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Agrin is a large proteoglycan whose best characterised role is in the development of the neuromuscular junction during embryogenesis. Agrin is named based on its involvement in the aggregation of acetylcholine receptors during synaptogenesis.
Agrin's mechanism of actionEdit
During development, the growing end of motor neuron axons secrete a protein called agrin. This protein binds to several receptors on the surface of skeletal muscle. The receptor which seems to be required for formation of the neuromuscular junction (NMJ) is called the MuSK receptor (Muscle specific kinase). MuSK is a receptor tyrosine kinase - meaning that it induces cellular signaling by causing the addition of phosphate molecules to particular tyrosines on itself, and on proteins which bind the cytoplasmic domain of the receptor.
The requirement for Agrin & MuSK in the formation of the NMJ was primarily demonstrated by "knockout" mouse studies. In mice which are deficient for either protein, the neuromuscular junction does not form. Many other proteins also comprise the NMJ, and are required to maintain its integrity. For example, MuSK also binds a protein called "dishevelled" (Dvl), which is in the Wnt signalling pathway. Dvl is additionally required for MuSK-mediated clustering of AChRs, since inhibition of Dvl blocks clustering.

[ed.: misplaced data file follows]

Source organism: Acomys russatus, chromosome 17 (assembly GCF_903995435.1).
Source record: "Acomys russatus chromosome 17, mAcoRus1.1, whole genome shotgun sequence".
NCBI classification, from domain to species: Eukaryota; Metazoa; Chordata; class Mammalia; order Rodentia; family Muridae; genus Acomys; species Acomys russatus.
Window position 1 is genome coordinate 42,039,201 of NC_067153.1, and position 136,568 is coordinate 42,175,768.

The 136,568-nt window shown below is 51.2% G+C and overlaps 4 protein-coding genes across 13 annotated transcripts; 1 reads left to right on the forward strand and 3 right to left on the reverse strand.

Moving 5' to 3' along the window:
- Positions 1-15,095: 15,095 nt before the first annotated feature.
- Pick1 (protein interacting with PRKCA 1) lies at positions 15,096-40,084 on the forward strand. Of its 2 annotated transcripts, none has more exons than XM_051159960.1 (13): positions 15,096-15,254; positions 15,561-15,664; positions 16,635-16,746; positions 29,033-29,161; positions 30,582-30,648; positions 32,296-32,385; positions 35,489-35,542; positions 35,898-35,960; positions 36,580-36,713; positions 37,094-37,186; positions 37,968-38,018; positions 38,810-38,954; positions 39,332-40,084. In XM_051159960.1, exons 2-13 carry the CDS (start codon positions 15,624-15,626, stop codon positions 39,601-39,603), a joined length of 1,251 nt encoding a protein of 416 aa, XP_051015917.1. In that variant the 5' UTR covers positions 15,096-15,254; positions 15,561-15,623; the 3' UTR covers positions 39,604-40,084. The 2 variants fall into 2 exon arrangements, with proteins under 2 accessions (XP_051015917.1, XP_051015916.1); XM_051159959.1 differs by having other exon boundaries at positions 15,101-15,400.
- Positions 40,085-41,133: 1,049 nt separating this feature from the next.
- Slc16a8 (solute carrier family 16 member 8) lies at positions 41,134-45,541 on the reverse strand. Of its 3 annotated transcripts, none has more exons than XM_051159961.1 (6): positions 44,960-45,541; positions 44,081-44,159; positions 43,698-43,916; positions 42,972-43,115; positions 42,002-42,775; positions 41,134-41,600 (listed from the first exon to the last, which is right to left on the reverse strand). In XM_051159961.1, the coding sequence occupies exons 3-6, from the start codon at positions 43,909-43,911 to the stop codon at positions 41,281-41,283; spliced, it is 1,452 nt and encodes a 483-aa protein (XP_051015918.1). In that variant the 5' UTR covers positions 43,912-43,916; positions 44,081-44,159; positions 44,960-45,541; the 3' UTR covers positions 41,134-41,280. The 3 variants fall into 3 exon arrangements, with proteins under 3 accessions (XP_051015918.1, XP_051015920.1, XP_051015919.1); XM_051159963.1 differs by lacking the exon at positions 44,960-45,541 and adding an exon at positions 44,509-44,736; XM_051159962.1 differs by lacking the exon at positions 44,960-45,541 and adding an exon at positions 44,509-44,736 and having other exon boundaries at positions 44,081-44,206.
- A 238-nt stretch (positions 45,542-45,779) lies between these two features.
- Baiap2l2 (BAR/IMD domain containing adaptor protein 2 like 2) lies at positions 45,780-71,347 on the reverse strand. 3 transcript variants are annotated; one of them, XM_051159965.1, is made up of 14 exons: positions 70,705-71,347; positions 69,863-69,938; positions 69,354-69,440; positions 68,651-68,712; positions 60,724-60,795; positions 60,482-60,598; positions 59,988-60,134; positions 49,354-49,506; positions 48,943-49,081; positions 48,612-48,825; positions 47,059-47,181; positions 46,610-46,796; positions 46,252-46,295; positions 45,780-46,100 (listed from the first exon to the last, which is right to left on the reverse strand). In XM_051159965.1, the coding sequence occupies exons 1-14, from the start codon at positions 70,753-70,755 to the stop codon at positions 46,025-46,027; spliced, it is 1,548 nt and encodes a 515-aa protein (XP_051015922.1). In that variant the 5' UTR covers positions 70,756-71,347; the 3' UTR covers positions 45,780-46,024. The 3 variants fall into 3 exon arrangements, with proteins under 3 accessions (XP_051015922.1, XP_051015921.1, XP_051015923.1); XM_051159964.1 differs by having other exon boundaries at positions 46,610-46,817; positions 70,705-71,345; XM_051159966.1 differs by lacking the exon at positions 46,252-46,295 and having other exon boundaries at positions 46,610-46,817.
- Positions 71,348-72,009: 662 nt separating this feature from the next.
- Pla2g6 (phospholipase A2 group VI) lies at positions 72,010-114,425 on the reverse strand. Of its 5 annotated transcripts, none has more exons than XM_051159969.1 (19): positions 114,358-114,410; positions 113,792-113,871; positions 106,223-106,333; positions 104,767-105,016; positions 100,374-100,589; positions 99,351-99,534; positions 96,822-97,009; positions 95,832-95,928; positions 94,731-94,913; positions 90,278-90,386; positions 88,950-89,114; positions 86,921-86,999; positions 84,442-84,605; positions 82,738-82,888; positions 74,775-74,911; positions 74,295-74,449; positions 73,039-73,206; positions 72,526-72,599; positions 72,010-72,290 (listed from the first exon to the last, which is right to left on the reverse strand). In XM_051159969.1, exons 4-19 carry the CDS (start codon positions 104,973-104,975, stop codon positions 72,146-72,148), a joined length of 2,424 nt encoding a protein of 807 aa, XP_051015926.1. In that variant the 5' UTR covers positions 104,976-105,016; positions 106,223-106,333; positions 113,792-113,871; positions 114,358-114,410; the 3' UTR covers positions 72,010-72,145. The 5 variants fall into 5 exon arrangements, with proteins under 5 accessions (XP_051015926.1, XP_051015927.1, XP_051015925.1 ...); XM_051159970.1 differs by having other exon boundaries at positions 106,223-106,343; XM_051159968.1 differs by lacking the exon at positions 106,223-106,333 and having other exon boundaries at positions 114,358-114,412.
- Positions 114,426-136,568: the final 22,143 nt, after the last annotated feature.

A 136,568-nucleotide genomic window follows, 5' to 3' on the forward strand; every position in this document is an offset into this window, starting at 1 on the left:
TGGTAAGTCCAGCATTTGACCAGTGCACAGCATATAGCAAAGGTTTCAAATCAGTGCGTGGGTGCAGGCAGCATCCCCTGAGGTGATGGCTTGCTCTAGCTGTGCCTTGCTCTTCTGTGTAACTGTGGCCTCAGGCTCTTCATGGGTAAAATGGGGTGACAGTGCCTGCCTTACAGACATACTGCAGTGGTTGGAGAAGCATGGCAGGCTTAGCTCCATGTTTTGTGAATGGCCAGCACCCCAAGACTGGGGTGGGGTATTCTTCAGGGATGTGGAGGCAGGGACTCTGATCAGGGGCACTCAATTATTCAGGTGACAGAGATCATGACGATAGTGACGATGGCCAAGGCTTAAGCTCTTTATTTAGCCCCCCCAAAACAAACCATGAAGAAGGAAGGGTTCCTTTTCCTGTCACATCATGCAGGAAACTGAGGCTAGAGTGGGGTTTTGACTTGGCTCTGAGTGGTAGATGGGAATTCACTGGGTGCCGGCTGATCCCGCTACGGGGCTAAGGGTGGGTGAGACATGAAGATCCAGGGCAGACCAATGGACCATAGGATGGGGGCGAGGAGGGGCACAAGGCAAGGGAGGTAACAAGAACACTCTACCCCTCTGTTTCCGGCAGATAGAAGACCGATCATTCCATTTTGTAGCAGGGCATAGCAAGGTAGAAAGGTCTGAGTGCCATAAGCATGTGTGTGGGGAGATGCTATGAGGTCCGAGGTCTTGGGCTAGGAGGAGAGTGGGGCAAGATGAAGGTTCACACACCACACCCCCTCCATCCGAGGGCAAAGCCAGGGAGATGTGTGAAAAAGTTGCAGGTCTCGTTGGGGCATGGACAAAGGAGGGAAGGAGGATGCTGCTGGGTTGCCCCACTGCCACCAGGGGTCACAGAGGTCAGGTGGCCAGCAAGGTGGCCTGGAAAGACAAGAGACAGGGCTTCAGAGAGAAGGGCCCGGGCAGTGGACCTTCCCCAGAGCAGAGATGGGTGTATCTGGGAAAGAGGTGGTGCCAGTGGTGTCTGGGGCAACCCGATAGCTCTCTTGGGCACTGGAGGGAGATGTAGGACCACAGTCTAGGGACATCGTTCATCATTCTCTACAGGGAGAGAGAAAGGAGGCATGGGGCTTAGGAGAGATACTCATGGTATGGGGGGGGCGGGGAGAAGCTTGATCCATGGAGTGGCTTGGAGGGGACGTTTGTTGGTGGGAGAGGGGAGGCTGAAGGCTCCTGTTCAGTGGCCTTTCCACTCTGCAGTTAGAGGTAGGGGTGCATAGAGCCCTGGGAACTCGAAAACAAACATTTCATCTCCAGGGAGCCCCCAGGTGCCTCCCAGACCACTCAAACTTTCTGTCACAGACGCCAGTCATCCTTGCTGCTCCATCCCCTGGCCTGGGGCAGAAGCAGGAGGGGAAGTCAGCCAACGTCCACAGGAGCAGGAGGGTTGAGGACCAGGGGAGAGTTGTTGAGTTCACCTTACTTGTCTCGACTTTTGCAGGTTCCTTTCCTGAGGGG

The nerve secretes agrin, resulting in phosphorylation of the MuSK receptor.
A protein called rapsyn is then recruited to the primary MuSK scaffold, to induce the additional clustering of acetylcholine receptors (AChR). This is thought of as the secondary scaffold. A protein called Dok-7 has shown to be additionally required for the formation of the secondary scaffold; it is apparently recruited after MuSK phosphorylation, and before AChR are clustered.
Agrin, a proteoglycanEdit
There are three potential heparan sulfate (HS) attachment sites within the primary structure of agrin but it is thought that only two of these actually carry HS chains when the protein is expressed.
Heparan sulphate glycosaminoglycans covalently linked to the agrin protein have been shown to play a role in the clustering of AChR. Interference in the correct formation of heparan sulfate through the addition of chlorate to skeletal muscle cell culture, results in a decrease in the frequency of spontaneous acetylcholine receptor (AChR) clustering. It may be that rather than solely binding directly to the agrin protein core a number of components of the secondary scaffold may also interact with its heparan sulfate side chains.
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